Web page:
The group anticipated demand in Japan, China, Africa and “some other countries” to be stronger than previously projected for construction and mining equipment.
Komatsu Forklift Co Ltd is a wholly owned subsidiary of Komatsu Ltd.
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Movers & Shakers
McCONNELLSBURG, PA, United States
JLG Industries Inc has promoted Craig E Paylor to senior vice president of marketing. Paylor joined JLG in 1978 as assistant district manager and is a graduate of Harvard’s executive business program. He was previously responsible for JLG’s domestic sales and marketing activities.
Timothy M Morris has been appointed JLG vice president of North American market development & sales. He joined JLG in 1992 as a sales trainee and has held sales and marketing positions in the company.
Michelle L Hards has joined JLG as director of corporate communications and investor relations. Hards was director of investor relations for global automotive supplier Dana Corp, in Toledo, Ohio, for the past three years. She has held auditing, accounting and operations management roles at Dana.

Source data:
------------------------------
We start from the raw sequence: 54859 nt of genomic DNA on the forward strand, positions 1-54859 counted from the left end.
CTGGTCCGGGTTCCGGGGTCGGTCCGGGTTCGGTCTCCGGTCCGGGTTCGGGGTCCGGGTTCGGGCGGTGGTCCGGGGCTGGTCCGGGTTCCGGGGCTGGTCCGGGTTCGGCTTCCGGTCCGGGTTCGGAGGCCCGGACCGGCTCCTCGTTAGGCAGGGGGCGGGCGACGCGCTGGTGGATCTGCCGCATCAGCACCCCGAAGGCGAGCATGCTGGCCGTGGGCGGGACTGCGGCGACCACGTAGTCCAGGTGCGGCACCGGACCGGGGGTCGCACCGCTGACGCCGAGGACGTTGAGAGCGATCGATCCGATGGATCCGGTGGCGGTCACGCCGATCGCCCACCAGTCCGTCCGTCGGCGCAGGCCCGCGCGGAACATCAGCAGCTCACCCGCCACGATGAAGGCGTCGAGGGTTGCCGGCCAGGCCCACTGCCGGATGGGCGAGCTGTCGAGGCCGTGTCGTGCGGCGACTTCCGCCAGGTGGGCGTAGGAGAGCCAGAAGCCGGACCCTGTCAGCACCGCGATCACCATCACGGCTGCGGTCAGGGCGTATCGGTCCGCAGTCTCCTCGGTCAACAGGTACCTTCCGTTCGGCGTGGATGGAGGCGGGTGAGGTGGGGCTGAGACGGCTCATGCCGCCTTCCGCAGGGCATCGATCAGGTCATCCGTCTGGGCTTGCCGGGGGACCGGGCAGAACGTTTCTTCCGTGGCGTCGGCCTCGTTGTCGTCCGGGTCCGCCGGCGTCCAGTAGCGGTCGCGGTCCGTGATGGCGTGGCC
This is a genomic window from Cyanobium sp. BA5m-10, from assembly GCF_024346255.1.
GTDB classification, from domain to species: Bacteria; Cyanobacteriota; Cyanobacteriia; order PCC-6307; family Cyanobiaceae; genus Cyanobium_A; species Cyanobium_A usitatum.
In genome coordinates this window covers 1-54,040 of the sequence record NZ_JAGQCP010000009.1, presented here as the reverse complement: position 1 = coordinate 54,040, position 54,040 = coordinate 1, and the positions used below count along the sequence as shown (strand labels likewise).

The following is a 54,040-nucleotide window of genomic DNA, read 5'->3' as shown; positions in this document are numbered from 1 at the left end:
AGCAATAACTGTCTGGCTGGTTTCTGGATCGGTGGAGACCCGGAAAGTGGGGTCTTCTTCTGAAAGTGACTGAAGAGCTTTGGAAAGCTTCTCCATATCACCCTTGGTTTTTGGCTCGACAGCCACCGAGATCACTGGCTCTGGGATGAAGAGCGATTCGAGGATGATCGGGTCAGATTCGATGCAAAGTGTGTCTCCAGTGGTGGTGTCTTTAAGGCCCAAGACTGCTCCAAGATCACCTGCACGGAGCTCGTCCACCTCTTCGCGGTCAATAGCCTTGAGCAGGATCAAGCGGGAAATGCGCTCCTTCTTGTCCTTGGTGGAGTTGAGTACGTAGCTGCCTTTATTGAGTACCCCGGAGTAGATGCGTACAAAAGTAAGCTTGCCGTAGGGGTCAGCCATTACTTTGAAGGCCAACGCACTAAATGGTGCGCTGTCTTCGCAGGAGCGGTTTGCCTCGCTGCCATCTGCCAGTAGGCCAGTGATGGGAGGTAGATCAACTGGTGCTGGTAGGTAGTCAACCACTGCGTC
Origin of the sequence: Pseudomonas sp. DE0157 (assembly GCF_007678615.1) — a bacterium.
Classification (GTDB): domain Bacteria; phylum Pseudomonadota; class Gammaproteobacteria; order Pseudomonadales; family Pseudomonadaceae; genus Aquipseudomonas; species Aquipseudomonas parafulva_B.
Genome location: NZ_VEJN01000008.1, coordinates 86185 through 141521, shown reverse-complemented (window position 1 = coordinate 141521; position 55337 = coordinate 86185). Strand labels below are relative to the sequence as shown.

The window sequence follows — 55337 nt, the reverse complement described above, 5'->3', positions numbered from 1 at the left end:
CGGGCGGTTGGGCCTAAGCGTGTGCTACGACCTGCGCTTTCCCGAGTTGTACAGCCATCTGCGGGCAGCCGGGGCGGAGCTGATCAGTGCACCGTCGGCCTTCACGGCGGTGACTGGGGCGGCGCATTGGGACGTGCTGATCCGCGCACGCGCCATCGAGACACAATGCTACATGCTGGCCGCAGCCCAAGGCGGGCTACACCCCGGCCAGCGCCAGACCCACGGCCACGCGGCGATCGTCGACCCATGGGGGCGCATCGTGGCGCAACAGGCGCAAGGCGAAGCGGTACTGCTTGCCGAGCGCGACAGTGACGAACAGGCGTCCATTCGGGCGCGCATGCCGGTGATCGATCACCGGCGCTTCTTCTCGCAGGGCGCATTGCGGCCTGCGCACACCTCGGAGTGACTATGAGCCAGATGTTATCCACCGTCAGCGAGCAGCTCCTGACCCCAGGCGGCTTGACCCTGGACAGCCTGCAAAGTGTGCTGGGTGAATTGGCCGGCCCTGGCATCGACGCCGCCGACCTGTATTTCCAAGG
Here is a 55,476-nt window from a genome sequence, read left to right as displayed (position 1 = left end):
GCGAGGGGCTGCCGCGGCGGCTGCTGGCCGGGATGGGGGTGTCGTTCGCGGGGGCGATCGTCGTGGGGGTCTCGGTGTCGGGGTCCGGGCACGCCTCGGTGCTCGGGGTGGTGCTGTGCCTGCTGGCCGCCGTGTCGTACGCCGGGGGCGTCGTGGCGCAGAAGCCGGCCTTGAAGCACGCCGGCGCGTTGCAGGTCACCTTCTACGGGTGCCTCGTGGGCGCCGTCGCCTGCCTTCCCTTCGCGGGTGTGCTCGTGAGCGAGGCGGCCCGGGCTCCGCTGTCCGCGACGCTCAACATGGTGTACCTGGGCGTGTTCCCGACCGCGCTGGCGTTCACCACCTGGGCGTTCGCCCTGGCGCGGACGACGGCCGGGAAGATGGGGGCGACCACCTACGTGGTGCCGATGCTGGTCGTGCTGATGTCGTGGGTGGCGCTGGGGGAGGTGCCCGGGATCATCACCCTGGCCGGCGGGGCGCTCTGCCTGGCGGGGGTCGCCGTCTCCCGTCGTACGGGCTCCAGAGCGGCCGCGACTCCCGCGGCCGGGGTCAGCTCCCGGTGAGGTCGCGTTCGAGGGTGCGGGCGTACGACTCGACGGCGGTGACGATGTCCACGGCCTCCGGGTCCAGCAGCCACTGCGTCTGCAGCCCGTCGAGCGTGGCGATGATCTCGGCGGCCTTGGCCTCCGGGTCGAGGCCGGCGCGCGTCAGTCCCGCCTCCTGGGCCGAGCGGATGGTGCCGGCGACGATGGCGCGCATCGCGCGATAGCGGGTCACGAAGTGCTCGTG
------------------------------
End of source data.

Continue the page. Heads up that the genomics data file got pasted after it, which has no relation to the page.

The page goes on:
Rod Pierce has been appointed Hyster South-East general manager. Pierce has worked for Hyster Australia’s Melbourne office in national parts & projects. He spent 10 years as a manager for an industrial equipment business before joining Hyster.
Nissan forklift distributor Powerlift Australia Group has appointed Alistair Witt as sales manager. Witt has worked for Komatsu, Red Australia and Crown in Sydney.
BRIGHTON, MI, United States